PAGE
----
Your Own Choice: CHS students should overcome religious boundaries


Both my peers and my family have always told me to have faith, but as an atheist, that means something entirely different for me. Faith is a powerful tool; it can lead to success just as quickly as it can tear your dreams apart.

Let’s start off with the facts: atheists do not believe in God, they do not believe in heaven or hell and they often champion logic and scientific thought.

To many people, I have been labeled as faithless or nihilistic. To some of my peers, I appear to be in need of saving. In middle school, my eighth grade social studies teacher told me I was going to hell for not believing in God. Of course, he did it under the guise that he was not trying to convert me.

I am not saying this at the expense of Christians. I am not saying this in order to criticize their beliefs or actions. I am merely recounting this memory to highlight the prevailing stereotypes atheists have been marked with time and again.


Atheism is not about being faithless or nihilistic. We have our doubts; we question our decisions and sometimes even look to the skies, but ultimately being an atheist is not about denying someone’s or something’s existence. Being an atheist is about putting all your faith into yourself. It’s about introspection. I don’t think nothing is important or that life isn’t worth living. I am not entirely pessimistic and cynical. I merely do not believe in God or a god. I just believe in myself; I just talk to myself.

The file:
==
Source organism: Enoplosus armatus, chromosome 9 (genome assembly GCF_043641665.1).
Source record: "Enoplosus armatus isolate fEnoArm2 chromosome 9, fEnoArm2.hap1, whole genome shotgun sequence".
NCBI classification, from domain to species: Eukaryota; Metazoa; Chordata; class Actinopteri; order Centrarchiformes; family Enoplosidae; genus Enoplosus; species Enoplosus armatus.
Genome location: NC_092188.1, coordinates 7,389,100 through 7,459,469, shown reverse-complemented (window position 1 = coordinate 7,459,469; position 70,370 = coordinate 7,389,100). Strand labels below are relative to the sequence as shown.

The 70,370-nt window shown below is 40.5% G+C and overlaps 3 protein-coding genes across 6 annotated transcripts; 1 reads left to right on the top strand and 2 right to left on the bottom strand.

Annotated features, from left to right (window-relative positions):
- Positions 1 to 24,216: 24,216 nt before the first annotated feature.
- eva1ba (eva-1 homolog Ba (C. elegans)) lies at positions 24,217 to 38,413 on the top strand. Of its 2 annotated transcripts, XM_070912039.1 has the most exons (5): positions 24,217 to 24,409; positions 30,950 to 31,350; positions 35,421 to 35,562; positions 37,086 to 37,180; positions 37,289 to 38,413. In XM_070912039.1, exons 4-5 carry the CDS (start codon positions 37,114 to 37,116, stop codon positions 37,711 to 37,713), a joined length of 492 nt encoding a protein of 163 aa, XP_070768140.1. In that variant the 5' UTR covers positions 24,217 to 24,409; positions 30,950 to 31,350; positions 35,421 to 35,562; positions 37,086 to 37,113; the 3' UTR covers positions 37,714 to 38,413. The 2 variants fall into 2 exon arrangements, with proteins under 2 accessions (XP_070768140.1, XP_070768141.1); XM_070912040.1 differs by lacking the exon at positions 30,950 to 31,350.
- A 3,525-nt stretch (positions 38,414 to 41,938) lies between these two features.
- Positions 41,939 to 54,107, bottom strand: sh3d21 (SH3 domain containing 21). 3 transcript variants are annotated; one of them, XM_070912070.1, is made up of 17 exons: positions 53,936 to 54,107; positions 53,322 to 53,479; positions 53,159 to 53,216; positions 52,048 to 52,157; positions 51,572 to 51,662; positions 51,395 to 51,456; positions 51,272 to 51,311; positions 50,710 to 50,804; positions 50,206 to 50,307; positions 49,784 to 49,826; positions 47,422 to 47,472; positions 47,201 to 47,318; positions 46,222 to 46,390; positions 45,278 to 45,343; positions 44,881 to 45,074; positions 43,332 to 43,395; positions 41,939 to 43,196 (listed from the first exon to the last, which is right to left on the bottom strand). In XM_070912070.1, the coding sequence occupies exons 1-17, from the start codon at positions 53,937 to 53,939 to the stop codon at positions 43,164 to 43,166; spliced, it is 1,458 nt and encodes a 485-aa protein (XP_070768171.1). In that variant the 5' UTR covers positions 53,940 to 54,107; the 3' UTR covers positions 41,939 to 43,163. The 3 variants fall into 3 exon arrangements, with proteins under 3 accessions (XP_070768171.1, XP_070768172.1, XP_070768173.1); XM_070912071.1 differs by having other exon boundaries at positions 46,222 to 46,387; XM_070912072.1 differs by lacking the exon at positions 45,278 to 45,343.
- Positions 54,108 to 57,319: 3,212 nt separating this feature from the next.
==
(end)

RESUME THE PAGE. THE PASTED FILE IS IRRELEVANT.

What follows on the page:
I may not have the same belief system as those who believe in a higher power, but that does not mean I do not respect them. That does not mean I do not admire the passion or faith these people have. However, that is not who I am.  And that is who I may never be.

Even so, one’s religious inclinations do not determine how one chooses to move on with one’s life. They do not make your choices for you; even if you believe there’s a voice telling you to do something, the choice is still ultimately yours.

Furthermore, being an atheist or Christian or Muslim or Buddhist does not define your character, your friendships or your place in life. I may be an atheist, but I still have Christian friends. Take my friend Raphael Li; he’s one of the most Christian friends I have. He goes to church every Sunday and youth group every weekend. But my “lack of faith” has never prevented us from being friends. Sometimes, I will even go with him to bible study or youth group, not for the religious reasons or to be converted, but for the experience. Put value and faith into your friendships; they’ll shape you more than anything else ever could.

The views in this column do not necessarily reflect the views of the HiLite staff. Reach Heidi Peng at [email protected]

To see reporter Rapahel Li’s perspective on this issue, click here. To see a graphic perspective on this issue, click here.